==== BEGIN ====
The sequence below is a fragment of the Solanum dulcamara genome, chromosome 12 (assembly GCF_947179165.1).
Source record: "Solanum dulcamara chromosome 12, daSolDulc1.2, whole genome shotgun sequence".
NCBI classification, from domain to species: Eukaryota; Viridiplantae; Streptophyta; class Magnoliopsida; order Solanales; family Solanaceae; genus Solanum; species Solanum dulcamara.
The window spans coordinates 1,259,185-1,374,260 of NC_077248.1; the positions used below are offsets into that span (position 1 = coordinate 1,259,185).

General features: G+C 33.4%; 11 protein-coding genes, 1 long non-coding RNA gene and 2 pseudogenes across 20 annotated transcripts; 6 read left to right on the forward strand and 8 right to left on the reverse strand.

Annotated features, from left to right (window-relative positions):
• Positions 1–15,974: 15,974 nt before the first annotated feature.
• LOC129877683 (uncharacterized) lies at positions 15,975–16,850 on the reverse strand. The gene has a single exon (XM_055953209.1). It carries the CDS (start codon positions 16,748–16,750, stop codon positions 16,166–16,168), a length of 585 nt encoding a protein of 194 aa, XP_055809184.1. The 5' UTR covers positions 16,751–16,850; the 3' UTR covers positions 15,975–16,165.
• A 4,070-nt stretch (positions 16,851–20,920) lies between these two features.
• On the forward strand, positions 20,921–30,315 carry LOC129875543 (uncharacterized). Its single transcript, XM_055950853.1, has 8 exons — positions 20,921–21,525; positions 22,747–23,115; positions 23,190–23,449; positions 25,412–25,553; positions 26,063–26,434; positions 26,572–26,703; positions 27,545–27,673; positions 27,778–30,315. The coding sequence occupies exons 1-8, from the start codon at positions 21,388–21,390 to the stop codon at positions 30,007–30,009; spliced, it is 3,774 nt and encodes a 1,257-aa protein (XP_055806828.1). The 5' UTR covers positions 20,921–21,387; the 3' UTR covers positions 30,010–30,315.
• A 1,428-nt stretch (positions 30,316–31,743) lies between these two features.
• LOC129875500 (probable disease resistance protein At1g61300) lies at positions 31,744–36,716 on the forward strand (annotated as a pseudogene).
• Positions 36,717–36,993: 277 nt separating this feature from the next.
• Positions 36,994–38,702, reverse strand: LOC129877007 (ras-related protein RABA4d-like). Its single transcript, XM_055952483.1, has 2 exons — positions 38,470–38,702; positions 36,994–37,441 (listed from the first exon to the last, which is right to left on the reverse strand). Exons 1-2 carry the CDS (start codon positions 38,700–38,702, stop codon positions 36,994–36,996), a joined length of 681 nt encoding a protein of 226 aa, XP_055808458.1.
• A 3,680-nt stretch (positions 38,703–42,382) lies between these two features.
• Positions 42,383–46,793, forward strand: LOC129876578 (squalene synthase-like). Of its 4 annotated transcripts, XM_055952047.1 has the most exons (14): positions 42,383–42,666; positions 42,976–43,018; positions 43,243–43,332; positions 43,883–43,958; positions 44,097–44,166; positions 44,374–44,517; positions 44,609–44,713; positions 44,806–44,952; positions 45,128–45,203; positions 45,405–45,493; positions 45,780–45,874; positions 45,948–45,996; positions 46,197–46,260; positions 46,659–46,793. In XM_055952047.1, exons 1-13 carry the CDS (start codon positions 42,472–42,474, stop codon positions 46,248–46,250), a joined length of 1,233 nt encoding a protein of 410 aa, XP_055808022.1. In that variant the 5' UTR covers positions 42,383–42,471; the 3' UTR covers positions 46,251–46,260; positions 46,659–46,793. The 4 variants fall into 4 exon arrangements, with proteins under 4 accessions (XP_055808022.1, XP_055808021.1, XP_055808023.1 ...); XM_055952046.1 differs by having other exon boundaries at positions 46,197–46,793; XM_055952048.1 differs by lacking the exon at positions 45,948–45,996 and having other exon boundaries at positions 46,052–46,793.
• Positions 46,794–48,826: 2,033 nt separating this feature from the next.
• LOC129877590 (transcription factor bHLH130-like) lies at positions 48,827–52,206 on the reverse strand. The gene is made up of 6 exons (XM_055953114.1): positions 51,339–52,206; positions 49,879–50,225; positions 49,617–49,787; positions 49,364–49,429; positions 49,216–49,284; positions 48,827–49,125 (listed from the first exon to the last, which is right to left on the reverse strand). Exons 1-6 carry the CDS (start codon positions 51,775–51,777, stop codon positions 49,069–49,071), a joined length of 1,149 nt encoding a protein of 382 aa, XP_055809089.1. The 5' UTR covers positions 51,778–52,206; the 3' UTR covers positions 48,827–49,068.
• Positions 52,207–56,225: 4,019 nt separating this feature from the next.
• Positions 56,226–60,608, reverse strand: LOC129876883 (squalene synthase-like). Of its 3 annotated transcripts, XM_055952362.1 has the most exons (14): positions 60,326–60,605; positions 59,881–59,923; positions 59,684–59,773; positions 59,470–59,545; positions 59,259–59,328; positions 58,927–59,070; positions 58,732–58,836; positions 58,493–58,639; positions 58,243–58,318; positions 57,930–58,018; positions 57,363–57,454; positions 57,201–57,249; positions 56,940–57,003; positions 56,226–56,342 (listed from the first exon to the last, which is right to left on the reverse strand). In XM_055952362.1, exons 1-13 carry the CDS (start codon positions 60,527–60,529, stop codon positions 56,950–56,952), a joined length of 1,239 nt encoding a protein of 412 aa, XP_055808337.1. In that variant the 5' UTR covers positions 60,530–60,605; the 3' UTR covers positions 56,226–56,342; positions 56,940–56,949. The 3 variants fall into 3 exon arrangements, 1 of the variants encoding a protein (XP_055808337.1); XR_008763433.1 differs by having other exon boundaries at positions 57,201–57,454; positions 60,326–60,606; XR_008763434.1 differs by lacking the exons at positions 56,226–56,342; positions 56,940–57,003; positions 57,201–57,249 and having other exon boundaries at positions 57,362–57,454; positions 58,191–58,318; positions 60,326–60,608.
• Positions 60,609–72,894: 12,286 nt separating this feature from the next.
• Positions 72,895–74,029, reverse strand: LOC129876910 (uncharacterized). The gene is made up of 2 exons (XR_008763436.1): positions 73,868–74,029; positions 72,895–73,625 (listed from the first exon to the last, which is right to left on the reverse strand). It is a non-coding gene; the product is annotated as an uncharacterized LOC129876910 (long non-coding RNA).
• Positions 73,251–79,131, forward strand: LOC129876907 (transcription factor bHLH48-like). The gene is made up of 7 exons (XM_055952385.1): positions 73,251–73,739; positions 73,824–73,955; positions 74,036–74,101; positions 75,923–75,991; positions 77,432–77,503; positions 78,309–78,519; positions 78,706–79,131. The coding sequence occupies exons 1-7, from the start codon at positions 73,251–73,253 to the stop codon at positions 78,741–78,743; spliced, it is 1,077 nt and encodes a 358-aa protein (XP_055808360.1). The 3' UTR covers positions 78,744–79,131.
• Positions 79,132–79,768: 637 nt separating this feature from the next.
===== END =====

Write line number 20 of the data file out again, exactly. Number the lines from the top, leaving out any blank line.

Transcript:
• Positions 56,226–60,608, reverse strand: LOC129876883 (squalene synthase-like). Of its 3 annotated transcripts, XM_055952362.1 has the most exons (14): positions 60,326–60,605; positions 59,881–59,923; positions 59,684–59,773; positions 59,470–59,545; positions 59,259–59,328; positions 58,927–59,070; positions 58,732–58,836; positions 58,493–58,639; positions 58,243–58,318; positions 57,930–58,018; positions 57,363–57,454; positions 57,201–57,249; positions 56,940–57,003; positions 56,226–56,342 (listed from the first exon to the last, which is right to left on the reverse strand). In XM_055952362.1, exons 1-13 carry the CDS (start codon positions 60,527–60,529, stop codon positions 56,950–56,952), a joined length of 1,239 nt encoding a protein of 412 aa, XP_055808337.1. In that variant the 5' UTR covers positions 60,530–60,605; the 3' UTR covers positions 56,226–56,342; positions 56,940–56,949. The 3 variants fall into 3 exon arrangements, 1 of the variants encoding a protein (XP_055808337.1); XR_008763433.1 differs by having other exon boundaries at positions 57,201–57,454; positions 60,326–60,606; XR_008763434.1 differs by lacking the exons at positions 56,226–56,342; positions 56,940–57,003; positions 57,201–57,249 and having other exon boundaries at positions 57,362–57,454; positions 58,191–58,318; positions 60,326–60,608.